It is important to realize that pursuing the discovery of compounds that repress DUX4 (like any other drug discovery endeavor) comes with a risk of technical failure. Because the medical need of people with FSHD is both high and urgent, we have developed the following tools to maximize the chance of success early on.
First, as a discovery method we chose so-called phenotypic screening for the following reasons.
• Screening is a well-established, automated method for testing a large number of compounds for their desired effect in a suitable test system.
• Phenotypic screening is the most efficient form of screening because it is primarily designed to identify compounds that work in a biological, cell-based system. After identifying the most promising compounds, we look at how they work. In other words, phenotypic screening is not biased by assumptions – which may or may not prove to be correct – about how DUX4 repression might be brought about.
• Phenotypic screening is the most informative form of screening because it also reveals if compounds found to repress DUX4 have toxic side effects in the test system. This method thus enables gathering information on the effects of compounds on the biology of the test system – its phenotype, in other words. Hence the name.
Second, we chose to screen so-called small-molecule compounds because they are, by far, the best characterized class of therapeutic compounds; over 90% of marketed therapeutic drugs are small molecules. In addition, they are relatively simple compounds that can be manufactured by means of industrial chemical synthesis.
Third, we acknowledged that any compound purported to repress DUX4 must be shown to do exactly that in a test system that captures human FSHD biology as much as possible. Obvious though that may sound, the odds were that it couldn’t be done:
• Showing DUX4 repression presumes the ability to quantify DUX4 levels, but DUX4 is an extremely elusive protein. Its production is concentrated in only a tiny fraction of FSHD-affected muscle cells, and, to complicate things further, occurs in a burst-wise fashion.
• Capturing human FSHD biology in a test system fit for screening requires culturing human FSHD-affected muscle cells, but those cells have a very limited life span because they are killed by the DUX4 they produce.
But we did beat these odds. In fact, we remain the only entity in the FSHD field with a screening platform that enables reliable quantification of natural DUX4 protein levels in unadulterated (or “primary”) human FSHD-affected muscle cells.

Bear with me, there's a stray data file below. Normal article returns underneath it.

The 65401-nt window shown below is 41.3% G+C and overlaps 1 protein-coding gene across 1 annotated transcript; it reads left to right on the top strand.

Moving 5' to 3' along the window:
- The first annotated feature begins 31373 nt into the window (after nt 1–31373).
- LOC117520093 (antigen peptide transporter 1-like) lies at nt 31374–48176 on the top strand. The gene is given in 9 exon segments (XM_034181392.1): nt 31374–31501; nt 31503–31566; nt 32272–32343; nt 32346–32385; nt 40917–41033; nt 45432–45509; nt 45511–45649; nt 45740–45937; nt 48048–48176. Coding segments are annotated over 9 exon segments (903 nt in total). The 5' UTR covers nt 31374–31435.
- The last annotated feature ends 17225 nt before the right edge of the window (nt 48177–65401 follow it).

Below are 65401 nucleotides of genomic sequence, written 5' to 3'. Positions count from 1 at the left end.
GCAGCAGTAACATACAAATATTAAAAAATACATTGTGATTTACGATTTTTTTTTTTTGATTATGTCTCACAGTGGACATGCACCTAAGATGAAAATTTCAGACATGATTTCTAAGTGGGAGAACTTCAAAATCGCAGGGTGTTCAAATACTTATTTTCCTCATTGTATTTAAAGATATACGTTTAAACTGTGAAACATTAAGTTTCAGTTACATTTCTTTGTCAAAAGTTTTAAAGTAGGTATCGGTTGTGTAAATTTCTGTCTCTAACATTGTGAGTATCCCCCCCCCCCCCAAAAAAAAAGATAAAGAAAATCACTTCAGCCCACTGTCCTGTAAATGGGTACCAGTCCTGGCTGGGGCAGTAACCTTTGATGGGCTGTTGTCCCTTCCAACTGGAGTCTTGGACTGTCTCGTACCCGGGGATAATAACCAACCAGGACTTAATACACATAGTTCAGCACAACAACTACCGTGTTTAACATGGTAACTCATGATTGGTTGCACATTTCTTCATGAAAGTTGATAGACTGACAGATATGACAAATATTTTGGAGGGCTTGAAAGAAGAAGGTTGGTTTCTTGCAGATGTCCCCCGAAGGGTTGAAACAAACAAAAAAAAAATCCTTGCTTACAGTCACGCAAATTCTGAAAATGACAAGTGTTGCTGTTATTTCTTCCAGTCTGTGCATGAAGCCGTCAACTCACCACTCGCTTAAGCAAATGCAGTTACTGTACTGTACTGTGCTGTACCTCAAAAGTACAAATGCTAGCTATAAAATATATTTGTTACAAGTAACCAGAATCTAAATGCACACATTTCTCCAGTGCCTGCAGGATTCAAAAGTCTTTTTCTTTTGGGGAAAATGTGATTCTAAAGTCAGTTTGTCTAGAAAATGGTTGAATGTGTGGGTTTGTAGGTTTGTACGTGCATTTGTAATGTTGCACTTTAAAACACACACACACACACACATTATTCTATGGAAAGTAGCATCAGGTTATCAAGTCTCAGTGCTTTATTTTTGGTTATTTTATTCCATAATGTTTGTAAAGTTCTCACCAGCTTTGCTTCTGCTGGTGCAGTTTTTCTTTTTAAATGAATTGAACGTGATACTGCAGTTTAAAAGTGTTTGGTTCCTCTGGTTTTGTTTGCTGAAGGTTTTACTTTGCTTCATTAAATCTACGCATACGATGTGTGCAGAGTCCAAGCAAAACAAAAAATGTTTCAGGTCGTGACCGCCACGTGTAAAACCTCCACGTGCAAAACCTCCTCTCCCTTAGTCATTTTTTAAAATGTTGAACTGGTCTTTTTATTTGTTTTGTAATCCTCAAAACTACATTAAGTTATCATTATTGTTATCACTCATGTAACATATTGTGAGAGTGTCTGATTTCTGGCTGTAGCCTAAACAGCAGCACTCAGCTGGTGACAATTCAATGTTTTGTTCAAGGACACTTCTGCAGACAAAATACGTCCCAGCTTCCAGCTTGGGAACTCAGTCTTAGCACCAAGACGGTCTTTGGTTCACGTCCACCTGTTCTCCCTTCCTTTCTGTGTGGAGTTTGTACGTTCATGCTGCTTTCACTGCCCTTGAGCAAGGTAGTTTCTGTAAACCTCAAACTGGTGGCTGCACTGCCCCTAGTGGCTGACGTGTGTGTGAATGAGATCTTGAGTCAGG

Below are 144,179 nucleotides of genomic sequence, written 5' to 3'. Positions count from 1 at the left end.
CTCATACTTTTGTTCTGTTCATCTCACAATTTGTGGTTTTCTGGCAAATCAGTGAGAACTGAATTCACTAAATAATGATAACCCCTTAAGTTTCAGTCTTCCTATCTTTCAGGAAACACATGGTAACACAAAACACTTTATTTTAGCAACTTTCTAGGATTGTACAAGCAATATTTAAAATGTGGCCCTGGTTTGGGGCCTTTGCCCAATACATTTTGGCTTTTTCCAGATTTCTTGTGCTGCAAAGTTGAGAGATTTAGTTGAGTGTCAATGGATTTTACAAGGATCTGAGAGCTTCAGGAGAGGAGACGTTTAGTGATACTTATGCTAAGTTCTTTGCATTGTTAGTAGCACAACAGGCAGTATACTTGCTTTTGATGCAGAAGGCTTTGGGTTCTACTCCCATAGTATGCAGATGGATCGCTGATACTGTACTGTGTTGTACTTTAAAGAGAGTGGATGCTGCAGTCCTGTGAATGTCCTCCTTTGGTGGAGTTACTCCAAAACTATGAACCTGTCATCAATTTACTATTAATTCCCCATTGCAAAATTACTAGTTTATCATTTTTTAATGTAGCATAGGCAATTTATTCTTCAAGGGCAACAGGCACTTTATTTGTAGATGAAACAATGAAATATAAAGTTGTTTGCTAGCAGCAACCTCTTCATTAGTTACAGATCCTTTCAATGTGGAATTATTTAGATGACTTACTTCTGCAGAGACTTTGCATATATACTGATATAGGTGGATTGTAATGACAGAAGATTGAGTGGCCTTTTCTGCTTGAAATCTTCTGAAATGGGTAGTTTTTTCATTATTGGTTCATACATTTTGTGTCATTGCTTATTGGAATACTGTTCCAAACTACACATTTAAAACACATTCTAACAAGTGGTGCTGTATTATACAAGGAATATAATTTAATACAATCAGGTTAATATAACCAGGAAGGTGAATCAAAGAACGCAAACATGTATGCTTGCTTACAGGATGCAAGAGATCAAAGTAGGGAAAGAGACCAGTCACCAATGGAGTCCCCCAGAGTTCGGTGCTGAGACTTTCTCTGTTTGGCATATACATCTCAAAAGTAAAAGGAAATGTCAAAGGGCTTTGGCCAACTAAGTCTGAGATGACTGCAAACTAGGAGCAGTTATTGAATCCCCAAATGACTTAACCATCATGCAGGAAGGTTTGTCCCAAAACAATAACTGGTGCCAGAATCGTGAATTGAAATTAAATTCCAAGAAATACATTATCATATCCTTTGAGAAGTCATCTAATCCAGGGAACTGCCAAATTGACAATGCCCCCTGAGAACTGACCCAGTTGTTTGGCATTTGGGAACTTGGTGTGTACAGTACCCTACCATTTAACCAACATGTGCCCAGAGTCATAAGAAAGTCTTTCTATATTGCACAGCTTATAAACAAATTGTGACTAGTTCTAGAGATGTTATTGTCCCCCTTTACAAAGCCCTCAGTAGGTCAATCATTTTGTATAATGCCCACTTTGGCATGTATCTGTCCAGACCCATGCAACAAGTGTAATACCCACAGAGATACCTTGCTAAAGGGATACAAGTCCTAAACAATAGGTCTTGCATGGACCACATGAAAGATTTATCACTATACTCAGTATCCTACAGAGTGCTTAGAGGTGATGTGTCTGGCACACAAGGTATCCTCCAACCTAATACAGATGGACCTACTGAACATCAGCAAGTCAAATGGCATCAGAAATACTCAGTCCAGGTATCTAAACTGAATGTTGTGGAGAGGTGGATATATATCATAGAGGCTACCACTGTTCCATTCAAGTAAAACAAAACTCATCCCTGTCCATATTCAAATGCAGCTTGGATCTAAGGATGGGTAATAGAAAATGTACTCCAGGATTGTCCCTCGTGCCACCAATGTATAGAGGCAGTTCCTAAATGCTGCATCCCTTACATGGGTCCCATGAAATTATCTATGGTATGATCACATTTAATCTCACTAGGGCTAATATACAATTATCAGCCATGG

Facio’s screening platform is dynamic. Basically, the system starts with precursor muscle cells called “myoblasts”, which have one nucleus (the cell nucleus is where almost all DNA, including the DUX4 gene, resides). Over a few days, myoblasts fuse to form mature muscle cells, or “myotubes”, which have multiple nuclei.
In sum, in the pursuit of our first goal we successfully built the fundamental ability to
• subject a well-established class of compounds (small molecules) to
• a well-established discovery method (phenotypic screening) in order to efficiently identify small molecules that
• reliably show meaningful effects (repression of human DUX4 protein production alongside minimal side effects) in
• a meaningful system (cultured primary human FSHD-affected muscle cells).
In an important advance, we successfully developed a mouse model for the purpose of testing DUX4 repressors in a living organism (“in vivo”). We based our model on engrafting human FSHD-affected muscle precursor cells (called “myoblasts”) onto a mouse thigh muscle. These human FSHD myoblasts then fuse and develop into mature muscle cells (called “myotubes”), which produce DUX4. Our model represents an improvement over similar models, mainly because it uses unadulterated (or “primary”) FSHD-affected muscle cells and therefore approximates natural FSHD biology as much as possible. Primary FSHD muscle cells are also the basis of our unique DUX4 screening platform. Achieving stability was the main challenge, but after about six months we were able to stably engraft human FSHD myoblasts in one mouse thigh and healthy human myoblasts in the other thigh, so that each mouse serves as its own control. DUX4 expression does occur in FSHD myotubes but not in healthy myotubes, which validates the model.